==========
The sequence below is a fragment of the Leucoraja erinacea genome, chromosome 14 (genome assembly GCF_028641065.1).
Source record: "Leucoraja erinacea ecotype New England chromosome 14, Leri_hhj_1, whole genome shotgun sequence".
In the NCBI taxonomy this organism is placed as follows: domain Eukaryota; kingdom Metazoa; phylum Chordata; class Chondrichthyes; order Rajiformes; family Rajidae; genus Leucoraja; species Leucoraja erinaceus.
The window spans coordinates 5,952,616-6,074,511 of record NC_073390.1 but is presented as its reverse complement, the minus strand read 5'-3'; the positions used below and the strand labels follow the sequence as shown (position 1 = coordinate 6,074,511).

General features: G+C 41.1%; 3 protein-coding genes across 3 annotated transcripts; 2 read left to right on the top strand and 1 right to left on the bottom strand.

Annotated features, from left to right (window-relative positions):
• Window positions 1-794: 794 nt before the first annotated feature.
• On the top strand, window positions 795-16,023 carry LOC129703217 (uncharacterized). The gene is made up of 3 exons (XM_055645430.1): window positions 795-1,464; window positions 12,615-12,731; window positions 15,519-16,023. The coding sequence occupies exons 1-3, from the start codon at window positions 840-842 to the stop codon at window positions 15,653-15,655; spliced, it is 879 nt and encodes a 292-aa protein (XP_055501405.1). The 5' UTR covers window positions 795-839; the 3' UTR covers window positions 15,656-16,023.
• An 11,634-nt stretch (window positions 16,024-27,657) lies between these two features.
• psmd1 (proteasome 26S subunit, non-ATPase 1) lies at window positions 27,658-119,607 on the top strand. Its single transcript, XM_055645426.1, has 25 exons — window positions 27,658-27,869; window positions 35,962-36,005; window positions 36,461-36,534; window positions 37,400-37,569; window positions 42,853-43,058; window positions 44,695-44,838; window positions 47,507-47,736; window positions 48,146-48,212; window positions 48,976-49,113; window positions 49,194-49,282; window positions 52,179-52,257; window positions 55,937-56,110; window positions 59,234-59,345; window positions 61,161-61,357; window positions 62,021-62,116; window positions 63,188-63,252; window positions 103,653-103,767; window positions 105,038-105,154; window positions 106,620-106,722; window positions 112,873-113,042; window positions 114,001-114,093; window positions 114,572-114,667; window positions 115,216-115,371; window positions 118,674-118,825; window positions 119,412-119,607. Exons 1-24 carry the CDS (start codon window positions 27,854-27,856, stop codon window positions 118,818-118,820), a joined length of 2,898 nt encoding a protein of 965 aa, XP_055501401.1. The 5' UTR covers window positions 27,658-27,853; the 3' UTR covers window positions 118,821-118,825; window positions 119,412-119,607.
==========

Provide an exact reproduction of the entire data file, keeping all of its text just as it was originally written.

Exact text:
The sequence below is a fragment of the Leucoraja erinacea genome, chromosome 14 (genome assembly GCF_028641065.1).
Source record: "Leucoraja erinacea ecotype New England chromosome 14, Leri_hhj_1, whole genome shotgun sequence".
In the NCBI taxonomy this organism is placed as follows: domain Eukaryota; kingdom Metazoa; phylum Chordata; class Chondrichthyes; order Rajiformes; family Rajidae; genus Leucoraja; species Leucoraja erinaceus.
The window spans coordinates 5,952,616-6,074,511 of record NC_073390.1 but is presented as its reverse complement, the minus strand read 5'-3'; the positions used below and the strand labels follow the sequence as shown (position 1 = coordinate 6,074,511).

General features: G+C 41.1%; 3 protein-coding genes across 3 annotated transcripts; 2 read left to right on the top strand and 1 right to left on the bottom strand.

Annotated features, from left to right (window-relative positions):
• Window positions 1-794: 794 nt before the first annotated feature.
• On the top strand, window positions 795-16,023 carry LOC129703217 (uncharacterized). The gene is made up of 3 exons (XM_055645430.1): window positions 795-1,464; window positions 12,615-12,731; window positions 15,519-16,023. The coding sequence occupies exons 1-3, from the start codon at window positions 840-842 to the stop codon at window positions 15,653-15,655; spliced, it is 879 nt and encodes a 292-aa protein (XP_055501405.1). The 5' UTR covers window positions 795-839; the 3' UTR covers window positions 15,656-16,023.
• An 11,634-nt stretch (window positions 16,024-27,657) lies between these two features.
• psmd1 (proteasome 26S subunit, non-ATPase 1) lies at window positions 27,658-119,607 on the top strand. Its single transcript, XM_055645426.1, has 25 exons — window positions 27,658-27,869; window positions 35,962-36,005; window positions 36,461-36,534; window positions 37,400-37,569; window positions 42,853-43,058; window positions 44,695-44,838; window positions 47,507-47,736; window positions 48,146-48,212; window positions 48,976-49,113; window positions 49,194-49,282; window positions 52,179-52,257; window positions 55,937-56,110; window positions 59,234-59,345; window positions 61,161-61,357; window positions 62,021-62,116; window positions 63,188-63,252; window positions 103,653-103,767; window positions 105,038-105,154; window positions 106,620-106,722; window positions 112,873-113,042; window positions 114,001-114,093; window positions 114,572-114,667; window positions 115,216-115,371; window positions 118,674-118,825; window positions 119,412-119,607. Exons 1-24 carry the CDS (start codon window positions 27,854-27,856, stop codon window positions 118,818-118,820), a joined length of 2,898 nt encoding a protein of 965 aa, XP_055501401.1. The 5' UTR covers window positions 27,658-27,853; the 3' UTR covers window positions 118,821-118,825; window positions 119,412-119,607.